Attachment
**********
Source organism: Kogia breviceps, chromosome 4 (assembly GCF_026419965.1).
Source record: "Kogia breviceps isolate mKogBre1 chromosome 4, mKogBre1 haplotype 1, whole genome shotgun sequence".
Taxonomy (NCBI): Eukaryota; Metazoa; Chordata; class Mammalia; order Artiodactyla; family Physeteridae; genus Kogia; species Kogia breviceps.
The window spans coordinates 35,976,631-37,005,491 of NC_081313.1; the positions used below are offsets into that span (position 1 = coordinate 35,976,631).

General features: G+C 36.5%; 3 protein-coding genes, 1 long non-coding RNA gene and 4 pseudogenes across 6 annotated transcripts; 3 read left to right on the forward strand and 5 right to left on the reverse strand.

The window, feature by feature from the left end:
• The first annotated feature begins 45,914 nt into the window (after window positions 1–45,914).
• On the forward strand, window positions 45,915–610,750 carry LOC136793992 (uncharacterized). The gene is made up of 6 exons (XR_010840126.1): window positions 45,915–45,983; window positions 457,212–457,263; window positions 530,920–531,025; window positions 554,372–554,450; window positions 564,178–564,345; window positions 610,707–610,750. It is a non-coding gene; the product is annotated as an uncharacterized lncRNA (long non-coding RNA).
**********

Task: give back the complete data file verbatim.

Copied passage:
Source organism: Kogia breviceps, chromosome 4 (assembly GCF_026419965.1).
Source record: "Kogia breviceps isolate mKogBre1 chromosome 4, mKogBre1 haplotype 1, whole genome shotgun sequence".
Taxonomy (NCBI): Eukaryota; Metazoa; Chordata; class Mammalia; order Artiodactyla; family Physeteridae; genus Kogia; species Kogia breviceps.
The window spans coordinates 35,976,631-37,005,491 of NC_081313.1; the positions used below are offsets into that span (position 1 = coordinate 35,976,631).

General features: G+C 36.5%; 3 protein-coding genes, 1 long non-coding RNA gene and 4 pseudogenes across 6 annotated transcripts; 3 read left to right on the forward strand and 5 right to left on the reverse strand.

The window, feature by feature from the left end:
• The first annotated feature begins 45,914 nt into the window (after window positions 1–45,914).
• On the forward strand, window positions 45,915–610,750 carry LOC136793992 (uncharacterized). The gene is made up of 6 exons (XR_010840126.1): window positions 45,915–45,983; window positions 457,212–457,263; window positions 530,920–531,025; window positions 554,372–554,450; window positions 564,178–564,345; window positions 610,707–610,750. It is a non-coding gene; the product is annotated as an uncharacterized lncRNA (long non-coding RNA).